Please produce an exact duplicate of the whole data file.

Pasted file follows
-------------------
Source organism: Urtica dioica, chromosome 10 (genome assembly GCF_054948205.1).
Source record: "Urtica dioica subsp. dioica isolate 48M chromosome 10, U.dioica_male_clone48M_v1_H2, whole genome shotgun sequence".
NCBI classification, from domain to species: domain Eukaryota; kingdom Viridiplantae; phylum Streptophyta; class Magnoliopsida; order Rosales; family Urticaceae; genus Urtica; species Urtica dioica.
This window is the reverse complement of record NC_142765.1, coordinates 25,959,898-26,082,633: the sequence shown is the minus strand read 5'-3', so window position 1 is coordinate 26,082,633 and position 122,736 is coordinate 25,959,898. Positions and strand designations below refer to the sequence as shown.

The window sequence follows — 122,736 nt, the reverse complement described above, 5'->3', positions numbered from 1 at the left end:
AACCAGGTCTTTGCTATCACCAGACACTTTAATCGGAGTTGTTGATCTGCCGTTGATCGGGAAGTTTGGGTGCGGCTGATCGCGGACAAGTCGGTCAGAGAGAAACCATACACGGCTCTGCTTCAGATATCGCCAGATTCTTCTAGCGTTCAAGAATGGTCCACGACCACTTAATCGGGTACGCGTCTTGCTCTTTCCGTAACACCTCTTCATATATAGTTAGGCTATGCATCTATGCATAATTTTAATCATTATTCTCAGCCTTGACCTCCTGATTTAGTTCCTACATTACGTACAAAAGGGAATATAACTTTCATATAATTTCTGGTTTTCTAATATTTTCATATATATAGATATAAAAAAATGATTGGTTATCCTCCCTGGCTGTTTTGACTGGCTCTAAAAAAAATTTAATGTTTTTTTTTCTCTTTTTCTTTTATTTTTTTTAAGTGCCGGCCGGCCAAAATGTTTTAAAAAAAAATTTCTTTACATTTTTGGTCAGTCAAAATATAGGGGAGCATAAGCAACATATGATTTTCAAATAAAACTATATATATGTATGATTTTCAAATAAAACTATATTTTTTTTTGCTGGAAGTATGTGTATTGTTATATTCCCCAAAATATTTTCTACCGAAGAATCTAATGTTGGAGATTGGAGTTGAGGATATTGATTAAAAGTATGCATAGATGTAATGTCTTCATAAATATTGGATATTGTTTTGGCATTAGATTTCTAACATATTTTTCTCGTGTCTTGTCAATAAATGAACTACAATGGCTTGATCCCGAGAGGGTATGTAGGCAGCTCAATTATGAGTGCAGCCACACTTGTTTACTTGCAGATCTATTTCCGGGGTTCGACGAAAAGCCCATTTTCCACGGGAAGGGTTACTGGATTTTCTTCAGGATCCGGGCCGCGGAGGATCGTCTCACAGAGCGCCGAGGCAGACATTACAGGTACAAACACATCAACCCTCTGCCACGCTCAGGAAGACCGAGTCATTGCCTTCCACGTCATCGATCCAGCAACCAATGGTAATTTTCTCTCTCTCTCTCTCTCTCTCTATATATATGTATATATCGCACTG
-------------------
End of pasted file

Source organism: Urtica dioica, chromosome 10 (genome assembly GCF_054948205.1).
Source record: "Urtica dioica subsp. dioica isolate 48M chromosome 10, U.dioica_male_clone48M_v1_H2, whole genome shotgun sequence".
NCBI classification, from domain to species: domain Eukaryota; kingdom Viridiplantae; phylum Streptophyta; class Magnoliopsida; order Rosales; family Urticaceae; genus Urtica; species Urtica dioica.
This window is the reverse complement of record NC_142765.1, coordinates 25,959,898-26,082,633: the sequence shown is the minus strand read 5'-3', so window position 1 is coordinate 26,082,633 and position 122,736 is coordinate 25,959,898. Positions and strand designations below refer to the sequence as shown.

The window sequence follows — 122,736 nt, the reverse complement described above, 5'->3', positions numbered from 1 at the left end:
AACCAGGTCTTTGCTATCACCAGACACTTTAATCGGAGTTGTTGATCTGCCGTTGATCGGGAAGTTTGGGTGCGGCTGATCGCGGACAAGTCGGTCAGAGAGAAACCATACACGGCTCTGCTTCAGATATCGCCAGATTCTTCTAGCGTTCAAGAATGGTCCACGACCACTTAATCGGGTACGCGTCTTGCTCTTTCCGTAACACCTCTTCATATATAGTTAGGCTATGCATCTATGCATAATTTTAATCATTATTCTCAGCCTTGACCTCCTGATTTAGTTCCTACATTACGTACAAAAGGGAATATAACTTTCATATAATTTCTGGTTTTCTAATATTTTCATATATATAGATATAAAAAAATGATTGGTTATCCTCCCTGGCTGTTTTGACTGGCTCTAAAAAAAATTTAATGTTTTTTTTTCTCTTTTTCTTTTATTTTTTTTAAGTGCCGGCCGGCCAAAATGTTTTAAAAAAAAATTTCTTTACATTTTTGGTCAGTCAAAATATAGGGGAGCATAAGCAACATATGATTTTCAAATAAAACTATATATATGTATGATTTTCAAATAAAACTATATTTTTTTTTGCTGGAAGTATGTGTATTGTTATATTCCCCAAAATATTTTCTACCGAAGAATCTAATGTTGGAGATTGGAGTTGAGGATATTGATTAAAAGTATGCATAGATGTAATGTCTTCATAAATATTGGATATTGTTTTGGCATTAGATTTCTAACATATTTTTCTCGTGTCTTGTCAATAAATGAACTACAATGGCTTGATCCCGAGAGGGTATGTAGGCAGCTCAATTATGAGTGCAGCCACACTTGTTTACTTGCAGATCTATTTCCGGGGTTCGACGAAAAGCCCATTTTCCACGGGAAGGGTTACTGGATTTTCTTCAGGATCCGGGCCGCGGAGGATCGTCTCACAGAGCGCCGAGGCAGACATTACAGGTACAAACACATCAACCCTCTGCCACGCTCAGGAAGACCGAGTCATTGCCTTCCACGTCATCGATCCAGCAACCAATGGTAATTTTCTCTCTCTCTCTCTCTCTCTCTATATATATGTATATATCGCACTG